Groves is a beautiful game designed by Steven Aramini and Dan Letzring, with artwork by Nolan Nasser, and published by Letiman Games. Groves had a very successful Kickstarter campaign, reaching a funding amount of $38,123 (433% of its goal) and 957 backers. This game recently began fulfillment to its Kickstarter backers, including me! I was lucky enough to own one of the prototype copies of this game and super stoked to compare it to the final production copy. Now that I have both in my possession, I can do just that! Without further ado, Before and After: Groves edition.
In episode 25 of the TIGR podcast, Chris talks to game designers about how to create and design expansions for their successful games and the challenges in doing so.
Tom chats with TIGR’s very own, Dan Letzring, about his recently, Kicstarted game, Groves.
After a bunch of Kickstarters, Steven returns with another installment of the Indie Jungle exploring partnerships.
Today, Fairway reflects on the very clever “Bag Building” game mechanism used by co-contributors Steven Aramini and Dan Letzring in their upcoming Kickstarter game, Groves. This peculiar variation on the common deck-building or deck-optimization mechanisms results in some fantastic game play. So fantastic, it’s worth exploring in a bit more detail.
Welcome to the learn to play video for the new game Groves from Letiman Games. If you would like to jump to a particular section, the time stamps for each are listed below. Introduction: 0:27 Setup and Overview: 1:19 Round Examples: 8:36 To learn more about Groves and the Kickstarter campaign, visit: https://boardgamegeek.com/boardgame/220155/groves http://www.tinyurl.com/grovesks If you’re interested in learning about having a Learn to Play video made for your game, please visit my inquiry page here. Find us everywhere! www.TheIndieGameReport.com Facebook.com/TheIGReport Twitter: @TheIGReport Music Intro and outro: Rainbow Street by Scott Holmes Playthrough: Toys by Steve Combs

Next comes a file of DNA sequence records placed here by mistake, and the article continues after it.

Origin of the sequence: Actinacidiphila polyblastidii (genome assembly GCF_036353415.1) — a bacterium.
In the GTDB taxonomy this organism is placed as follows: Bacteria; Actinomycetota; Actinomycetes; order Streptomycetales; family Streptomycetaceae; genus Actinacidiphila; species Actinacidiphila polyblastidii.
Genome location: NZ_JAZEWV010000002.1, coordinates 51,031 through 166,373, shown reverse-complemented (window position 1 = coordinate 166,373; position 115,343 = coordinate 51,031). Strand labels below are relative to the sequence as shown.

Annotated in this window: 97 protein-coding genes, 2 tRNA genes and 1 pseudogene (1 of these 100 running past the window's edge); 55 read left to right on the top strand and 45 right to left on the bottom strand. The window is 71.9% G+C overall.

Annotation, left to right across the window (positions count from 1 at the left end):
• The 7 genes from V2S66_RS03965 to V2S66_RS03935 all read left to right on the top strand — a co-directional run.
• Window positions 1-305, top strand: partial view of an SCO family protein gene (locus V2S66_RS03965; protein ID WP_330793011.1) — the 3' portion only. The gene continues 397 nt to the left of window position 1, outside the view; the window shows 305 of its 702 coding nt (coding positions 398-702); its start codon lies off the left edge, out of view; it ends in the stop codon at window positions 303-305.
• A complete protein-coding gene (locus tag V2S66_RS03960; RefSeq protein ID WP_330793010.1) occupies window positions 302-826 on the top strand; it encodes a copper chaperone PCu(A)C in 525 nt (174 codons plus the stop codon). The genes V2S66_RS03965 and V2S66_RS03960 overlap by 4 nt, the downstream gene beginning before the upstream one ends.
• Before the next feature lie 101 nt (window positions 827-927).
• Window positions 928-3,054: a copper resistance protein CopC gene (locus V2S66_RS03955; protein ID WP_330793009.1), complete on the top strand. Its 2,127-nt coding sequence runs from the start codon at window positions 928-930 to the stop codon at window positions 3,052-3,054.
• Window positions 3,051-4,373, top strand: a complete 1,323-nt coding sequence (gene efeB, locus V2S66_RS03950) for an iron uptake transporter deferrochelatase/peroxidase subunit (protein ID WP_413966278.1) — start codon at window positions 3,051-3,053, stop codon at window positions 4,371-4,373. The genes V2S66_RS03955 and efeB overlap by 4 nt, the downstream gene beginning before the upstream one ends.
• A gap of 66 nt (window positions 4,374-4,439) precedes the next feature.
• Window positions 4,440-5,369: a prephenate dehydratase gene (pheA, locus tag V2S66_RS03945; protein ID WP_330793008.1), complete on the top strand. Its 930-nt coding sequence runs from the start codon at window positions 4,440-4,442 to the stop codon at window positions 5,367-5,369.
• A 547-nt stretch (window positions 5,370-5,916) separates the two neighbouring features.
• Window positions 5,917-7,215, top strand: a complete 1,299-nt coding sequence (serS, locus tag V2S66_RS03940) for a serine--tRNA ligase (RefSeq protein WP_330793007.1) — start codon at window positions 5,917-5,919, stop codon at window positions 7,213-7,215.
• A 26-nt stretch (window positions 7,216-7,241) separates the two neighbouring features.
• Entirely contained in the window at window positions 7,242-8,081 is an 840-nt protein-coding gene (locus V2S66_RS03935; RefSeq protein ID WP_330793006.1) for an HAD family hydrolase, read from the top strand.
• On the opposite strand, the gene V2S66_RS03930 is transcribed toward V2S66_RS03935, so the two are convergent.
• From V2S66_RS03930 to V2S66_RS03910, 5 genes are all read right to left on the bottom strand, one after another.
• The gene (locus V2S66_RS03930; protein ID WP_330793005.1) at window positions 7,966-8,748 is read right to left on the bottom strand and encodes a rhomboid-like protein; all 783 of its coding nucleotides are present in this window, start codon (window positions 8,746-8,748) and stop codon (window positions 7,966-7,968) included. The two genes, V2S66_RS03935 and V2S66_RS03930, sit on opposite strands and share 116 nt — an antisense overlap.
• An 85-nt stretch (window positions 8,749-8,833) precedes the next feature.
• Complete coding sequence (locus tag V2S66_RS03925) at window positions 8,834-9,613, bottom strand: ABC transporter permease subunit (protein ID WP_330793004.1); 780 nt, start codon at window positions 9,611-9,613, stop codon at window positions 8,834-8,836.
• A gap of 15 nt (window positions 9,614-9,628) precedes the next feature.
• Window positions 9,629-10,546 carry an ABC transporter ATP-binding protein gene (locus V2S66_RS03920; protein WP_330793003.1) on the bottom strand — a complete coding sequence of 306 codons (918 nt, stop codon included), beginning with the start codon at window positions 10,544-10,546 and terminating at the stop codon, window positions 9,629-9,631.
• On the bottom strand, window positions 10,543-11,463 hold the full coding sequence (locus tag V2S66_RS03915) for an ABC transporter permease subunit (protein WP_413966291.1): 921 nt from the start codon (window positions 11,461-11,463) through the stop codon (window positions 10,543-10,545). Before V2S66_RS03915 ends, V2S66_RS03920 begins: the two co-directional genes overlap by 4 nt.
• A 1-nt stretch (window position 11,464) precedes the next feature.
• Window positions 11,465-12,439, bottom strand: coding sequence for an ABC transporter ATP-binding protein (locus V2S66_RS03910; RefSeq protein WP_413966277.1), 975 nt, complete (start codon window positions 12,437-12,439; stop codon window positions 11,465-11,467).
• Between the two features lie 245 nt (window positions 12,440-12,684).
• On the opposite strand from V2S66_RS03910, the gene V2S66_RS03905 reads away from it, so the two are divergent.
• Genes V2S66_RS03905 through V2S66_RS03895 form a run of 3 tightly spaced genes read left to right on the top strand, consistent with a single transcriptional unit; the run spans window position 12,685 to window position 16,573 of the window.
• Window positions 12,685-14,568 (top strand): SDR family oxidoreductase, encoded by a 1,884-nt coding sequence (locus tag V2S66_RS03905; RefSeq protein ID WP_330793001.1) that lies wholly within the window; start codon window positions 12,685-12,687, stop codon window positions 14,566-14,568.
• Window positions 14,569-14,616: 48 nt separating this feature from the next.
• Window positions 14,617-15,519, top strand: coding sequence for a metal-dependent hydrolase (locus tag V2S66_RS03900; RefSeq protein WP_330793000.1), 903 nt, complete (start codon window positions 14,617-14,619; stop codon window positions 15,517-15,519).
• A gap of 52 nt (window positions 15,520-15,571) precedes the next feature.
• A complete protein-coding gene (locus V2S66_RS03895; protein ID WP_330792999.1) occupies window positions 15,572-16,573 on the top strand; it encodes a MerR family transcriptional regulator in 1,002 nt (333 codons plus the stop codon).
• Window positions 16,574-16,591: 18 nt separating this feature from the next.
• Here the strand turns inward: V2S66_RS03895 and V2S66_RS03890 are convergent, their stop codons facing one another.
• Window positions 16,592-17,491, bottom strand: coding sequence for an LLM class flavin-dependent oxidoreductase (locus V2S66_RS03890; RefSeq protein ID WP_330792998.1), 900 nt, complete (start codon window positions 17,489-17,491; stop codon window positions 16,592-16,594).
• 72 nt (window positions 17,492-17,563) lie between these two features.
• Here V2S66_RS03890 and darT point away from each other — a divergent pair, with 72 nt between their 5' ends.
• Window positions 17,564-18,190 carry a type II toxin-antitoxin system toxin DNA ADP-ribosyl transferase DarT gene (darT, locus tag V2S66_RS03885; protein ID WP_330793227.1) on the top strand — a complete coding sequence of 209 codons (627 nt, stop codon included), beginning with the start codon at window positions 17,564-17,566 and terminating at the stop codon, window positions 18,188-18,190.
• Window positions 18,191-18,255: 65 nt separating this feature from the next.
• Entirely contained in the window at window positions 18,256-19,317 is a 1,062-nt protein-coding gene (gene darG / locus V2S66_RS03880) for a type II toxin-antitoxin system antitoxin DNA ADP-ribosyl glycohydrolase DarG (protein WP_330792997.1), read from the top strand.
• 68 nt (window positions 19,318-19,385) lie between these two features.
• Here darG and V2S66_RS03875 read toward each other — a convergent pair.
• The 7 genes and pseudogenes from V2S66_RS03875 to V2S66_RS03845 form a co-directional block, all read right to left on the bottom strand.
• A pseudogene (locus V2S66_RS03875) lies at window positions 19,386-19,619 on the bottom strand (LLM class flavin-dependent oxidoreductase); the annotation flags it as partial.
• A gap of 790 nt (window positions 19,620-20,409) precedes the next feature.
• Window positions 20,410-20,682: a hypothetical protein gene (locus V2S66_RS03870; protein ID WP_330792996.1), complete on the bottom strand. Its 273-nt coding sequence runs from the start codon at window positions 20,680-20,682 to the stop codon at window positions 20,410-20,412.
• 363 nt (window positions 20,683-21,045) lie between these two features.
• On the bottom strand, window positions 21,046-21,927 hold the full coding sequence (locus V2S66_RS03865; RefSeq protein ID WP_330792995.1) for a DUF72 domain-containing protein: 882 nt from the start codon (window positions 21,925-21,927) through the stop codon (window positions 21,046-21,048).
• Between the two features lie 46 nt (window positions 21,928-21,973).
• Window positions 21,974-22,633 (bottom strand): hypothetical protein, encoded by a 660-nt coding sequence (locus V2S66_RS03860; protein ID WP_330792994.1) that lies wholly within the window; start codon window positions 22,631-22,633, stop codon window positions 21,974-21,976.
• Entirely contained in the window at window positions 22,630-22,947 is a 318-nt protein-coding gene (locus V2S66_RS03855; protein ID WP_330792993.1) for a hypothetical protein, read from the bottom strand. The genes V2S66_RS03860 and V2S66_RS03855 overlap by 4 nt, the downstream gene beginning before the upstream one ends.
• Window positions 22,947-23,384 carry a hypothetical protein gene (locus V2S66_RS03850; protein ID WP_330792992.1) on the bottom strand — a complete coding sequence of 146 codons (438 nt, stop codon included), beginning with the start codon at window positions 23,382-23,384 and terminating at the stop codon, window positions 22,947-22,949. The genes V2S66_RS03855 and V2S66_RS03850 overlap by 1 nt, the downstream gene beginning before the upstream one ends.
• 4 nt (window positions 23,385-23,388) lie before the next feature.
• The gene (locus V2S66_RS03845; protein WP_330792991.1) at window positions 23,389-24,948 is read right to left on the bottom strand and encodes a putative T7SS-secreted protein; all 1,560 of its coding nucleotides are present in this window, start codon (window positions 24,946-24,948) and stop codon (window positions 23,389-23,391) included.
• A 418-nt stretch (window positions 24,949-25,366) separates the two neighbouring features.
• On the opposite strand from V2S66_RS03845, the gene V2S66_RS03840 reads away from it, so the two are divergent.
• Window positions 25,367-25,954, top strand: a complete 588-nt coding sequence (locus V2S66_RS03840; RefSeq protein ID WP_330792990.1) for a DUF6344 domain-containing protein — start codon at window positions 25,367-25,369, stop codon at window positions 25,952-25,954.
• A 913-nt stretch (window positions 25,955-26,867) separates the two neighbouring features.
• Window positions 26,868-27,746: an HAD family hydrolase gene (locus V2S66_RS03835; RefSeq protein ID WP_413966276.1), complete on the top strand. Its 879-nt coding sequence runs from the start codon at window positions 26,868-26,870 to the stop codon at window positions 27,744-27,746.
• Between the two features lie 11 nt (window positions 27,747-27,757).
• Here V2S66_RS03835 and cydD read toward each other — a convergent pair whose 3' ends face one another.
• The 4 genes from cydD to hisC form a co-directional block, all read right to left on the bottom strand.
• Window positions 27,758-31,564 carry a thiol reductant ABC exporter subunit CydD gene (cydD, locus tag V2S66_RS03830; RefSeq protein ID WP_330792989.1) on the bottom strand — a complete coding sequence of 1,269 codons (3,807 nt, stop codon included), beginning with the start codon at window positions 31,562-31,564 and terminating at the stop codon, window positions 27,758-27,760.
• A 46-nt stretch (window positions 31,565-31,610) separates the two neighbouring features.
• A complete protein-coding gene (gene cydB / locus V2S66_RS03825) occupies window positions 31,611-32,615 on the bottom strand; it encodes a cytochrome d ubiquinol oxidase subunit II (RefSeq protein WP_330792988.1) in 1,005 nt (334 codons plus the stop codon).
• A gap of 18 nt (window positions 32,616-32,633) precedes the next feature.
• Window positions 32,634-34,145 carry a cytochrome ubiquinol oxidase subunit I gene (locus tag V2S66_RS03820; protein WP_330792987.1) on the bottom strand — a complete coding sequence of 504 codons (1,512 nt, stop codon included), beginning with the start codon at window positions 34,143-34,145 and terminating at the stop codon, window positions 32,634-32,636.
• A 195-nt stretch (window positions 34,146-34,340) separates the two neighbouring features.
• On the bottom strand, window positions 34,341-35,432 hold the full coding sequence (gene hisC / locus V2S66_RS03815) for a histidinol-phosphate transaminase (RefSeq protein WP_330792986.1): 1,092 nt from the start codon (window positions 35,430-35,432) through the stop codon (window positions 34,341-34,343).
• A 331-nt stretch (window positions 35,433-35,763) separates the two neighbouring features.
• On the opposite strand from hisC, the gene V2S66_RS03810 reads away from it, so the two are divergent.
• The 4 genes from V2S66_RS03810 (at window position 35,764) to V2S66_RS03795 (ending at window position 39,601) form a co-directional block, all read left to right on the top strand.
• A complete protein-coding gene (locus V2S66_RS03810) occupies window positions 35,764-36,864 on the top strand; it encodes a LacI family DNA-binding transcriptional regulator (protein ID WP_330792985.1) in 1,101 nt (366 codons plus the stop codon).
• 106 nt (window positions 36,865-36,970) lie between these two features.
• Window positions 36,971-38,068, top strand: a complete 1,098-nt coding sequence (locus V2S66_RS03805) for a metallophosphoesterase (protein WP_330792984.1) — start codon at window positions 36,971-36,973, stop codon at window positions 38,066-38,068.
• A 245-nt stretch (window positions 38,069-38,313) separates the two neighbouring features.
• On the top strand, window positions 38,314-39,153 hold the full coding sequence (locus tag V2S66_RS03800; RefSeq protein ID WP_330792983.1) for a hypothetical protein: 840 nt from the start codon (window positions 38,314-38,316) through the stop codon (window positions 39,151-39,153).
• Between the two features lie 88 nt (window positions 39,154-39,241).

The only platform I have ever used to crowd-fund my projects. Up until recently, I had never used IndieGoGo or GoFundMe. Recently, I (along with many other creators) have been approached by IndieGoGo to run an InDemand Campaign for one of my previously funded Kickstarter Campaigns InDemand is set up so that creators can take an already funded project (on Kickstarter or IndieGoGo) and continue to collect pledges for as long as the creator wishes. I recently gave InDemand a test run for my game Gadgeteers (which funded in September 2016) and I wanted to discuss my experience with this feature.
I often browse many kickstarter forums (mostly the groups on Facebook) and I often see the question come up of “Should I include a Print and Play (PnP) in my campaign?” Whether you decide to offer it for a price or give it out to everyone free of charge, I definitely think it is a good idea to include a Print and Play in your Kickstarter campaign. This post will explore all of the reasons why I feel the way I do.
Fairway puts on his work gloves and safety goggles in this Kickstarter preview of Gadgeteers. Gadgeeters is a two- to three-player, bidding and bluffing by Letiman Games. Gadgeteers hits Kickstarter August 16th. Edit: It’s now live. Check it out! There’s also a bonus video review by Cassie at the end.